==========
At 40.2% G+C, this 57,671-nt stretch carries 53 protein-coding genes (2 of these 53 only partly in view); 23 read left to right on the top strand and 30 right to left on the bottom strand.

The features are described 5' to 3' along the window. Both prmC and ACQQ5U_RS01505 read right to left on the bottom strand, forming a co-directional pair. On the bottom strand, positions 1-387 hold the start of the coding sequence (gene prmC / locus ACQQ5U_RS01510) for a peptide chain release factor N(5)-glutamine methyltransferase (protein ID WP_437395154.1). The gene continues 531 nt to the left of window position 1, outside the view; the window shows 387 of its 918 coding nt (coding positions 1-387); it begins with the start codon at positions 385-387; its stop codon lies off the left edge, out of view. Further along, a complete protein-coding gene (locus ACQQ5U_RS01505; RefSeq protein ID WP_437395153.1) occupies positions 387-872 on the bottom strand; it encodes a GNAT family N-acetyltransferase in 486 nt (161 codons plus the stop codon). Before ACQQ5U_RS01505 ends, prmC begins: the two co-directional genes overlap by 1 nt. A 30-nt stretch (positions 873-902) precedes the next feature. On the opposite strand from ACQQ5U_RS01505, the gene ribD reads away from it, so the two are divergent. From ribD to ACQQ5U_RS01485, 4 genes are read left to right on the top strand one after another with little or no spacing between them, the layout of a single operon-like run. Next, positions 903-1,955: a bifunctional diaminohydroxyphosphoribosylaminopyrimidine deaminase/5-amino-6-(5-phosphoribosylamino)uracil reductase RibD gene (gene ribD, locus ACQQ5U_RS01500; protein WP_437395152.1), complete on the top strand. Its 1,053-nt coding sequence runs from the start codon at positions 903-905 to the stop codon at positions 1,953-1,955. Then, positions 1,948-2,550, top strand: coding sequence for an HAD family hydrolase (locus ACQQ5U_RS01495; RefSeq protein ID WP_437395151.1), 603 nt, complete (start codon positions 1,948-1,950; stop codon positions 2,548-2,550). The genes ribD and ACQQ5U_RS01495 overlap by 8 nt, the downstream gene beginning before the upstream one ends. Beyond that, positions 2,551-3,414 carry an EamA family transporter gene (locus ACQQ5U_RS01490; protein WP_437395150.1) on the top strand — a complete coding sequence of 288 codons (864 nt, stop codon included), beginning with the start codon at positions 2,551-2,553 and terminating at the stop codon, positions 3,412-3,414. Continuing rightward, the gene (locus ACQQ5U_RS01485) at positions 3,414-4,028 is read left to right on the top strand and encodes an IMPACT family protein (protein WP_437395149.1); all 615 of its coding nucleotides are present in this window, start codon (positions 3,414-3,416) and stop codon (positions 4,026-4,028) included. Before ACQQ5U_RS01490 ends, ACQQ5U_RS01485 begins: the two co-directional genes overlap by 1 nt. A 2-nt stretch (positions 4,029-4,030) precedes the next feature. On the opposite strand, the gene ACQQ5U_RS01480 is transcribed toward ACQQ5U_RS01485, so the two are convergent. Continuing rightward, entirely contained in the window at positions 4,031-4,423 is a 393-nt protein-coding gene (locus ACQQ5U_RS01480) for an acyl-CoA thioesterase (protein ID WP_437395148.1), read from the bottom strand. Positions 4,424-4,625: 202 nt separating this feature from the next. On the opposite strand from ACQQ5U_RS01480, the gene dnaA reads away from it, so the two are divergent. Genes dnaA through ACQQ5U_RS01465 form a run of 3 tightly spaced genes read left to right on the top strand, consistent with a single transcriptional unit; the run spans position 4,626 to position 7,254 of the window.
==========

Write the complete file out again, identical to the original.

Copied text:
At 40.2% G+C, this 57,671-nt stretch carries 53 protein-coding genes (2 of these 53 only partly in view); 23 read left to right on the top strand and 30 right to left on the bottom strand.

The features are described 5' to 3' along the window. Both prmC and ACQQ5U_RS01505 read right to left on the bottom strand, forming a co-directional pair. On the bottom strand, positions 1-387 hold the start of the coding sequence (gene prmC / locus ACQQ5U_RS01510) for a peptide chain release factor N(5)-glutamine methyltransferase (protein ID WP_437395154.1). The gene continues 531 nt to the left of window position 1, outside the view; the window shows 387 of its 918 coding nt (coding positions 1-387); it begins with the start codon at positions 385-387; its stop codon lies off the left edge, out of view. Further along, a complete protein-coding gene (locus ACQQ5U_RS01505; RefSeq protein ID WP_437395153.1) occupies positions 387-872 on the bottom strand; it encodes a GNAT family N-acetyltransferase in 486 nt (161 codons plus the stop codon). Before ACQQ5U_RS01505 ends, prmC begins: the two co-directional genes overlap by 1 nt. A 30-nt stretch (positions 873-902) precedes the next feature. On the opposite strand from ACQQ5U_RS01505, the gene ribD reads away from it, so the two are divergent. From ribD to ACQQ5U_RS01485, 4 genes are read left to right on the top strand one after another with little or no spacing between them, the layout of a single operon-like run. Next, positions 903-1,955: a bifunctional diaminohydroxyphosphoribosylaminopyrimidine deaminase/5-amino-6-(5-phosphoribosylamino)uracil reductase RibD gene (gene ribD, locus ACQQ5U_RS01500; protein WP_437395152.1), complete on the top strand. Its 1,053-nt coding sequence runs from the start codon at positions 903-905 to the stop codon at positions 1,953-1,955. Then, positions 1,948-2,550, top strand: coding sequence for an HAD family hydrolase (locus ACQQ5U_RS01495; RefSeq protein ID WP_437395151.1), 603 nt, complete (start codon positions 1,948-1,950; stop codon positions 2,548-2,550). The genes ribD and ACQQ5U_RS01495 overlap by 8 nt, the downstream gene beginning before the upstream one ends. Beyond that, positions 2,551-3,414 carry an EamA family transporter gene (locus ACQQ5U_RS01490; protein WP_437395150.1) on the top strand — a complete coding sequence of 288 codons (864 nt, stop codon included), beginning with the start codon at positions 2,551-2,553 and terminating at the stop codon, positions 3,412-3,414. Continuing rightward, the gene (locus ACQQ5U_RS01485) at positions 3,414-4,028 is read left to right on the top strand and encodes an IMPACT family protein (protein WP_437395149.1); all 615 of its coding nucleotides are present in this window, start codon (positions 3,414-3,416) and stop codon (positions 4,026-4,028) included. Before ACQQ5U_RS01490 ends, ACQQ5U_RS01485 begins: the two co-directional genes overlap by 1 nt. A 2-nt stretch (positions 4,029-4,030) precedes the next feature. On the opposite strand, the gene ACQQ5U_RS01480 is transcribed toward ACQQ5U_RS01485, so the two are convergent. Continuing rightward, entirely contained in the window at positions 4,031-4,423 is a 393-nt protein-coding gene (locus ACQQ5U_RS01480) for an acyl-CoA thioesterase (protein ID WP_437395148.1), read from the bottom strand. Positions 4,424-4,625: 202 nt separating this feature from the next. On the opposite strand from ACQQ5U_RS01480, the gene dnaA reads away from it, so the two are divergent. Genes dnaA through ACQQ5U_RS01465 form a run of 3 tightly spaced genes read left to right on the top strand, consistent with a single transcriptional unit; the run spans position 4,626 to position 7,254 of the window.